Survivors of 9/11 employed an array of coping mechanisms in recovering from staggering trauma
It's been 12 years.
What have survivors found helpful in recovering from the terrorist attacks that took their sons and daughters, moms and dads, husbands and wives, moms and dads, friends and colleagues, sisters and brothers at the World Trade Center?
Therapy, art, charity work, prayer and memorializing departed loved ones are among the coping mechanisms people adapted since the tragedy that took 2,753 lives.
Sharon Watts, 60, an artist who now lives in Beacon, NY, researched and wrote a book about her friend and former fiancée, FDNY Capt. Patrick J. Brown, one of 343 fire fighters who died at the World Trade Towers, and published "Miss You, Pat," in 2007.
Seeing the life of the Vietnam vet who became a yoga practitioner and devotee of Buddhist principles while rising to captain in the FDNY through the lenses of all who knew him "helped me rise above the sadness," and eased her isolation, she explained. Watt was intent on paying tribute to Brown but also "wanted to do something to connect all the people who were missing him." The book became "a sharing thing," that proved both cathartic and therapeutic. She wrote another, "Back to My Senses," about her own healing voyage.
"There is no right way to grieve," said Mike Friedman, a clinical psychologist for Manhattan Cognitive Behavioral Associates. Constructive, hopeful acts that have personal meaning or help others can prove healing after losing a loved one, Friedman said. Many survivors said they kept intentionally busy for a time before they could indulge memories of their loved ones without becoming swamped by sorrow. "You just keep going," was a common refrain. "Focusing on the things you love and the things you can control is not denial. It's good coping," said Friedman.
The need to care for (often, traumatized) children forced many 9/11 parents to rally.
"I coped by putting my total 24-hour day into my two kids: By making sure they had a good life. I've done that for 12 years, every day," said James Alario, 55, an investor from Lighthouse Hill, SI, whose wife, Margaret Jezycki Alario, a manager at Zurich American Insurance Company, died at age 42. "She would have wanted me to do that but I'm like that anyway," said Alario.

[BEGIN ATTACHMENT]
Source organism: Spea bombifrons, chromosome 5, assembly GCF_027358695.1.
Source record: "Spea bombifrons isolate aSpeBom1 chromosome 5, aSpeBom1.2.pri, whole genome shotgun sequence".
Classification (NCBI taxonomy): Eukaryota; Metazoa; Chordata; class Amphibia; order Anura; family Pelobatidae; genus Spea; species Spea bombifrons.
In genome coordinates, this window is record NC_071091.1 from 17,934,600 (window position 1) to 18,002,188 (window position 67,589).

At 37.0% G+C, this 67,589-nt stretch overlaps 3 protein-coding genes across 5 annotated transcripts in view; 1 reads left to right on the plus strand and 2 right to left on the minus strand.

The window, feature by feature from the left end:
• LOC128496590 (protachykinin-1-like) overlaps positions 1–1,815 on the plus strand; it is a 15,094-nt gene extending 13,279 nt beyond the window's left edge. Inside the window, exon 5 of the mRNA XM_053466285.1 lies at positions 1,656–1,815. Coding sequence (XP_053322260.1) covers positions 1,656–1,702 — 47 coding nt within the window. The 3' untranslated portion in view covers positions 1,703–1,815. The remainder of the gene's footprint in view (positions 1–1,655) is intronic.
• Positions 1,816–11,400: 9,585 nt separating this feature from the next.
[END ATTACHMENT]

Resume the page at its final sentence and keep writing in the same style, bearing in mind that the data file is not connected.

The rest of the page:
Jesuit counseling helped Alario compartmentalize his grief by teaching him, "you have to keep living. That was the whole thing. You can't feel guilty," Alario chorused.
Marta Morocho, a mother of six in Sunset Park, and an immigrant from Equador said she devoted herself to learning all the tasks her husband, Leonel Morocho, a sous chef at Windows on the World who died at age 36 (with his sister, Blanca, another of the restaurant's employees), performed to keep the family going.
"I needed to learn everything," she recalled.
She learned how to drive, how to obtain green cards (she became a citizen three years ago), how to handle tricky home repairs and difficult tenants. Then she learned "to enjoy the life" because it can disappear at any time.
Monica Morocho, 26, Leonel Morocho's daughter, decided to pay homage to her relentlessly hard-working father, by perservering, as he had, despite adversities. "I hope to make him proud," she explained. "You have to be strong and keep on going."
"I had two little kids at the time and I couldn't roll up in a ball," recalled Suzanne Tinley, 56, a sales manager, who was living in Tribeca on 9/11 and watched Tower One pancake knowing that her brother, Michael Tinley, 56, a vice-president of Marsh & McLennan from Dallas, was inside.
Tinley underwent Eye Movement Desensitization and Reprocessing psychotherapy, a treatment developed specifically to help trauma victims.
"It was helpful," she recalled. "It gave me the chance to forgive myself: You always wish you could have done more," to save your loved one, said Tinley, who now lives in Chappaqua.
David Brace, 75, of Stapleton, S.I., continued in his clerical job for 15 months after his wife, Sandra Conaty Brace, 60, an administrative assistant at Risk Insurance Solutions, was killed.
"What sustained me was carpooling with my foreman. I had someone to talk to in the darkness," recalled Brace, who is now retired from his clerical job at a gas company.
A manager who helped him sort out the painful task of what to do with his wife's remains was also a comfort. Eight cats, a model train set and a new bicycle keep him busy. But what most salved Brace's grief was volunteering for Meals on Wheels and visiting elderly people who had not had his good fortune in aging with vigor.
"It gets me the hell out of the damn house and out on the street. Everything else about my life is worthless except that," said Brace. Seeing how others meet the challenges of cancer, macular degeneration and frailty gets his mind off his own loss.
This year Brace won't go to the Memorial to hear the reading of his wife's name because his Meals on Wheels clients are looking forward to his Wednesday visit. "I want to move on and not stay immersed," Brace explained. "It's been 12 years. It's time to let it go a little bit."